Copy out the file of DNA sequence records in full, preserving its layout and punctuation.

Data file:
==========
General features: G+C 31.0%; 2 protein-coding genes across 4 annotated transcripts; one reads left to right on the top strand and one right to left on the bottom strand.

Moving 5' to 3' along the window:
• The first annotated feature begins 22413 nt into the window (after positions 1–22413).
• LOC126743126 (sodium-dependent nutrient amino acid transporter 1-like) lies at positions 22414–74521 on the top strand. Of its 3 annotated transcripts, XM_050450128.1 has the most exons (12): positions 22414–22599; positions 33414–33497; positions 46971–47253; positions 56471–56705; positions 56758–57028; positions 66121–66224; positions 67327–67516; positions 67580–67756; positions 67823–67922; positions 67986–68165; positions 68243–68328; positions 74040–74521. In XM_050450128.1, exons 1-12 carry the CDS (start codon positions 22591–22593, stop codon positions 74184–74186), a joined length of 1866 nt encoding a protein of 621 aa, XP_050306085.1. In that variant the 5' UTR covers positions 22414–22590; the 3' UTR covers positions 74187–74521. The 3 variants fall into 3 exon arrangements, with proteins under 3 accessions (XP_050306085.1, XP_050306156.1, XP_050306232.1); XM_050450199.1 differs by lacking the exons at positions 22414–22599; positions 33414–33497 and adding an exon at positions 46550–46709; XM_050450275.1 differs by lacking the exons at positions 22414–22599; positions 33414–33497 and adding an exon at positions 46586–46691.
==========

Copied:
General features: G+C 31.0%; 2 protein-coding genes across 4 annotated transcripts; one reads left to right on the top strand and one right to left on the bottom strand.

Moving 5' to 3' along the window:
• The first annotated feature begins 22413 nt into the window (after positions 1–22413).
• LOC126743126 (sodium-dependent nutrient amino acid transporter 1-like) lies at positions 22414–74521 on the top strand. Of its 3 annotated transcripts, XM_050450128.1 has the most exons (12): positions 22414–22599; positions 33414–33497; positions 46971–47253; positions 56471–56705; positions 56758–57028; positions 66121–66224; positions 67327–67516; positions 67580–67756; positions 67823–67922; positions 67986–68165; positions 68243–68328; positions 74040–74521. In XM_050450128.1, exons 1-12 carry the CDS (start codon positions 22591–22593, stop codon positions 74184–74186), a joined length of 1866 nt encoding a protein of 621 aa, XP_050306085.1. In that variant the 5' UTR covers positions 22414–22590; the 3' UTR covers positions 74187–74521. The 3 variants fall into 3 exon arrangements, with proteins under 3 accessions (XP_050306085.1, XP_050306156.1, XP_050306232.1); XM_050450199.1 differs by lacking the exons at positions 22414–22599; positions 33414–33497 and adding an exon at positions 46550–46709; XM_050450275.1 differs by lacking the exons at positions 22414–22599; positions 33414–33497 and adding an exon at positions 46586–46691.